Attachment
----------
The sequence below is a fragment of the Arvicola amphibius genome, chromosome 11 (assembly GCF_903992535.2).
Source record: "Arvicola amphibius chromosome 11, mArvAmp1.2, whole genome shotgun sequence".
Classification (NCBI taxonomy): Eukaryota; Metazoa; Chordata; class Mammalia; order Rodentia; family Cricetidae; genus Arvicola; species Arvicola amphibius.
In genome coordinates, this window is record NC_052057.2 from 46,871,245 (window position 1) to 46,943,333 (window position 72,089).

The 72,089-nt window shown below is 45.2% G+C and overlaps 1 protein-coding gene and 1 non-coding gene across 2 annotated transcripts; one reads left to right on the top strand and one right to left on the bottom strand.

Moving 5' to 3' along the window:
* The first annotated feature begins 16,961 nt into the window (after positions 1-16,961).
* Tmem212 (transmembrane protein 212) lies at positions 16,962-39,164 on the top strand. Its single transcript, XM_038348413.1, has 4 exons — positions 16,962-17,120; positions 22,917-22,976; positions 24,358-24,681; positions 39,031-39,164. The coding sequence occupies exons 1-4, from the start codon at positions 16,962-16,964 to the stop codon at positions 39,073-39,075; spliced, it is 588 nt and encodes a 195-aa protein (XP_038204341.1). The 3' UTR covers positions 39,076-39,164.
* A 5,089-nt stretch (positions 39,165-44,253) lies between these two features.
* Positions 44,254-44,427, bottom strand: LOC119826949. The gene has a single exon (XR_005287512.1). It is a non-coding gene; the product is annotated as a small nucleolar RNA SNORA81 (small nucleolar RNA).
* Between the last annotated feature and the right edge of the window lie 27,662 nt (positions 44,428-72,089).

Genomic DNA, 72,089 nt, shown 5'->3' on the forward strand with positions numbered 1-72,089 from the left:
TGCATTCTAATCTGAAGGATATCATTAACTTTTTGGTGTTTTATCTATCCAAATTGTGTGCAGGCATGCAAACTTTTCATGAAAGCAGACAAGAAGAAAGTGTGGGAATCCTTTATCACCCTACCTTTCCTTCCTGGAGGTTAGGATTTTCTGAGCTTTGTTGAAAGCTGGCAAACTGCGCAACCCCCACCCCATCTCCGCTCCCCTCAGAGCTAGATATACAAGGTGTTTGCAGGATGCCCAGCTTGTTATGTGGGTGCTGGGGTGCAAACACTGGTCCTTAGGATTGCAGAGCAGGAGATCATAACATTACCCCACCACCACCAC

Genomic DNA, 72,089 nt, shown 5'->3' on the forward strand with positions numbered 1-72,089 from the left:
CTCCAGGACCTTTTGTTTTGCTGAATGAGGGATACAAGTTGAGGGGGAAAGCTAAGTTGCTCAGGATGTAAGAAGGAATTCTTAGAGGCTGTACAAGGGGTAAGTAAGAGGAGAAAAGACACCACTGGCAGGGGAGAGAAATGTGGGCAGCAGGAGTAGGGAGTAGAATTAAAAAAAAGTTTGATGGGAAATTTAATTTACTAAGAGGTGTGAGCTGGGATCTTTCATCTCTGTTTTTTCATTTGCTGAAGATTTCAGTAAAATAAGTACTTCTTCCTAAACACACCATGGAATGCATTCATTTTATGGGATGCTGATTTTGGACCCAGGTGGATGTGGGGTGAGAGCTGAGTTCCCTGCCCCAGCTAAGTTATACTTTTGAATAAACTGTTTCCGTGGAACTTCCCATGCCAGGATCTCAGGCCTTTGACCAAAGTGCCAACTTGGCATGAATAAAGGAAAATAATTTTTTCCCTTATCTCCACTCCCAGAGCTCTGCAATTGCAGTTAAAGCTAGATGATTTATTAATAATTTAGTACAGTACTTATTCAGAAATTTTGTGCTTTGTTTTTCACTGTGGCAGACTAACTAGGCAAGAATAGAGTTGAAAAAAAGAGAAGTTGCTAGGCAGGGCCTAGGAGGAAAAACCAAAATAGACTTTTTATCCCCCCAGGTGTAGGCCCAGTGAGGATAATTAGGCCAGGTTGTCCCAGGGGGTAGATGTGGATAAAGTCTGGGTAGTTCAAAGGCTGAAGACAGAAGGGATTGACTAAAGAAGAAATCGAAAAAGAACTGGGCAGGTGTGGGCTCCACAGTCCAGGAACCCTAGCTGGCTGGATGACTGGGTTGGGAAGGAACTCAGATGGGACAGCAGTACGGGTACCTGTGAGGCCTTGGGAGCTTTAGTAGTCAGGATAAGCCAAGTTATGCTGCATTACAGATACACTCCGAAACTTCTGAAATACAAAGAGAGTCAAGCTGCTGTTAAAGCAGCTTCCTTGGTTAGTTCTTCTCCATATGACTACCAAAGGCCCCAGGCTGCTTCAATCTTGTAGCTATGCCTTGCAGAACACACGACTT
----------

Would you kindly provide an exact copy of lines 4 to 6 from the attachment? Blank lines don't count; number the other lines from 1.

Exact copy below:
In genome coordinates, this window is record NC_052057.2 from 46,871,245 (window position 1) to 46,943,333 (window position 72,089).

The 72,089-nt window shown below is 45.2% G+C and overlaps 1 protein-coding gene and 1 non-coding gene across 2 annotated transcripts; one reads left to right on the top strand and one right to left on the bottom strand.

Moving 5' to 3' along the window: